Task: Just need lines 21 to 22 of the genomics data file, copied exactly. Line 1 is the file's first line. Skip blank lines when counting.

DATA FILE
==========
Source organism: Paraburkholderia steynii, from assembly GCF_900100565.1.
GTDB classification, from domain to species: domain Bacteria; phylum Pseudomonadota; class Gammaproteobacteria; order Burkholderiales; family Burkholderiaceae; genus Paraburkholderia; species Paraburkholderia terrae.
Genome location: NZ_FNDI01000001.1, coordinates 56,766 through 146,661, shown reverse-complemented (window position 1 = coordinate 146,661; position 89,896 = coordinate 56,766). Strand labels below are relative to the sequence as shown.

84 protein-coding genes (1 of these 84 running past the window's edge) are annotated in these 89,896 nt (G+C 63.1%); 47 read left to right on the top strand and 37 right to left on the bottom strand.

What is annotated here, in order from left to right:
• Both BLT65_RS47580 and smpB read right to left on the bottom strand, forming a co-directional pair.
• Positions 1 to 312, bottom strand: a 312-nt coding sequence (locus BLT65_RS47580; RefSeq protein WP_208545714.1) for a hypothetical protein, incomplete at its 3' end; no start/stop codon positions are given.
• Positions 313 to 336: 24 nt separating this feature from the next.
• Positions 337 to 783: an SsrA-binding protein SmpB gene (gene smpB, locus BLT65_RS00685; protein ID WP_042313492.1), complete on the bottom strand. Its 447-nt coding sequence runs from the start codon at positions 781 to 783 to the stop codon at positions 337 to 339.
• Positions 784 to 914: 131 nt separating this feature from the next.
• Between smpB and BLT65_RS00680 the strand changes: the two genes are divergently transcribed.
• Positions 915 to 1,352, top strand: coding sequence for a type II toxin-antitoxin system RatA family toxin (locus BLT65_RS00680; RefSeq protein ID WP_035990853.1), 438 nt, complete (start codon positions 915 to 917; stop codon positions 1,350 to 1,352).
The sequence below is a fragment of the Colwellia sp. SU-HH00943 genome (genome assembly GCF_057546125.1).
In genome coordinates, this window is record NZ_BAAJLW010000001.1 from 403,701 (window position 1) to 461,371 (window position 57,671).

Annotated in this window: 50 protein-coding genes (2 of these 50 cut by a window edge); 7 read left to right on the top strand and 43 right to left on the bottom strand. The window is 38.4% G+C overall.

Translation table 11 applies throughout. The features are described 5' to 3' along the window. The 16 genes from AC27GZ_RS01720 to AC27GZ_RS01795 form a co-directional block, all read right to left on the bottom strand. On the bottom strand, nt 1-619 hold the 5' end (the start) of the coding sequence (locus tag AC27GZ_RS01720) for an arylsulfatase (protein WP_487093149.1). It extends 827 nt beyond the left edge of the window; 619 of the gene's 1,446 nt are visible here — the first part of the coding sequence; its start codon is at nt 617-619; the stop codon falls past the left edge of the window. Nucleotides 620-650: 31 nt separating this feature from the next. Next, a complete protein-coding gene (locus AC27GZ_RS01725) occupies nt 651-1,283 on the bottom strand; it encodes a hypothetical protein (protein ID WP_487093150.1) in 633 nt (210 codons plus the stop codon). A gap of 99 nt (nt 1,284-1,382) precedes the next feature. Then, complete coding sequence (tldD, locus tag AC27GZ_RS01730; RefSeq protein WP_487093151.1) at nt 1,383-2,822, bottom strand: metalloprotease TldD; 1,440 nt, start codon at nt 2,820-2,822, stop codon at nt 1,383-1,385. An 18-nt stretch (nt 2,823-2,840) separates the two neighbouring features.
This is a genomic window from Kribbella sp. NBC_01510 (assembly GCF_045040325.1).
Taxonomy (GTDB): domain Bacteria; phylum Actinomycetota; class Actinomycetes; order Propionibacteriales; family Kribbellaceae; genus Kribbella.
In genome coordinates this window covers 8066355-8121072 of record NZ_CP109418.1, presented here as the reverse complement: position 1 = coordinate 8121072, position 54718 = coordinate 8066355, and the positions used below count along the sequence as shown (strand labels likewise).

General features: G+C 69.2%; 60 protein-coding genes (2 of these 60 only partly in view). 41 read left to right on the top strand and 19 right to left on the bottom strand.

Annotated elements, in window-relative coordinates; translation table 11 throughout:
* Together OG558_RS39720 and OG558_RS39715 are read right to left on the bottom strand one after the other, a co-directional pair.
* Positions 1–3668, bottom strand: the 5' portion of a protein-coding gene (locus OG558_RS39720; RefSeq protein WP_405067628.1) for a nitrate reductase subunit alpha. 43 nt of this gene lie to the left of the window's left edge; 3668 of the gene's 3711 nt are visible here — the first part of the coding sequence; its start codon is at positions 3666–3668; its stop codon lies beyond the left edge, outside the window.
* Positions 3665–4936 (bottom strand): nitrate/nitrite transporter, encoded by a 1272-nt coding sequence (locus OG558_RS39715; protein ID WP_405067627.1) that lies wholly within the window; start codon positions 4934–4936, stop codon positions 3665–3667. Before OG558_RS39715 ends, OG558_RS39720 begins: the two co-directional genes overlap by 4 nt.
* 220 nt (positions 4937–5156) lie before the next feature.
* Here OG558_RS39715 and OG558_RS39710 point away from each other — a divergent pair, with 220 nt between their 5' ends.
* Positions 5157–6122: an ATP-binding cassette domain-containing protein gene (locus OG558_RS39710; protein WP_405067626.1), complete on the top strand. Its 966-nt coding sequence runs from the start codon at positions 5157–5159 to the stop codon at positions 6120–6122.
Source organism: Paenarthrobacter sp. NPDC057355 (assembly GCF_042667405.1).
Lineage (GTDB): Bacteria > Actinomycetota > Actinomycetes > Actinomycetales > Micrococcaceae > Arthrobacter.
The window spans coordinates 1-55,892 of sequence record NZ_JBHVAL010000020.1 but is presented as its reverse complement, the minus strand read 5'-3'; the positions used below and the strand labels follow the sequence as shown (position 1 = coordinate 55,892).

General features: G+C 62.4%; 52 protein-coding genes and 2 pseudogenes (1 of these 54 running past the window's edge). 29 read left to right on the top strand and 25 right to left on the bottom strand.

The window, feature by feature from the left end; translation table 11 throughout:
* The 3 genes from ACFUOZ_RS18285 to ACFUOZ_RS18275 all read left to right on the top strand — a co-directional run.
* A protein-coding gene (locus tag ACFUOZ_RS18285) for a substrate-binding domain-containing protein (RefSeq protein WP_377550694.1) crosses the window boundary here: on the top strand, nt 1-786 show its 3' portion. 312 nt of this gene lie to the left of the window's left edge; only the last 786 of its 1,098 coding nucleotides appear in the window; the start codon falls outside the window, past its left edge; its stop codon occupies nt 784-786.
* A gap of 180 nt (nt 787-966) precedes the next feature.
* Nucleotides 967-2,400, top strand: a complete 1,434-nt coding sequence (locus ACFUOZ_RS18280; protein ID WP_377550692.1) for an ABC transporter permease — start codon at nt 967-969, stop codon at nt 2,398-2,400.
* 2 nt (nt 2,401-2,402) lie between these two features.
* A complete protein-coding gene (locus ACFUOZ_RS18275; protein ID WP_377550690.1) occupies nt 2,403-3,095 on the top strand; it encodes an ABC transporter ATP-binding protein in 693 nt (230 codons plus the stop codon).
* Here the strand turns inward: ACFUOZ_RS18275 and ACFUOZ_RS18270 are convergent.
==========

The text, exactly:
Annotated elements, in window-relative coordinates; translation table 11 throughout:
* Together OG558_RS39720 and OG558_RS39715 are read right to left on the bottom strand one after the other, a co-directional pair.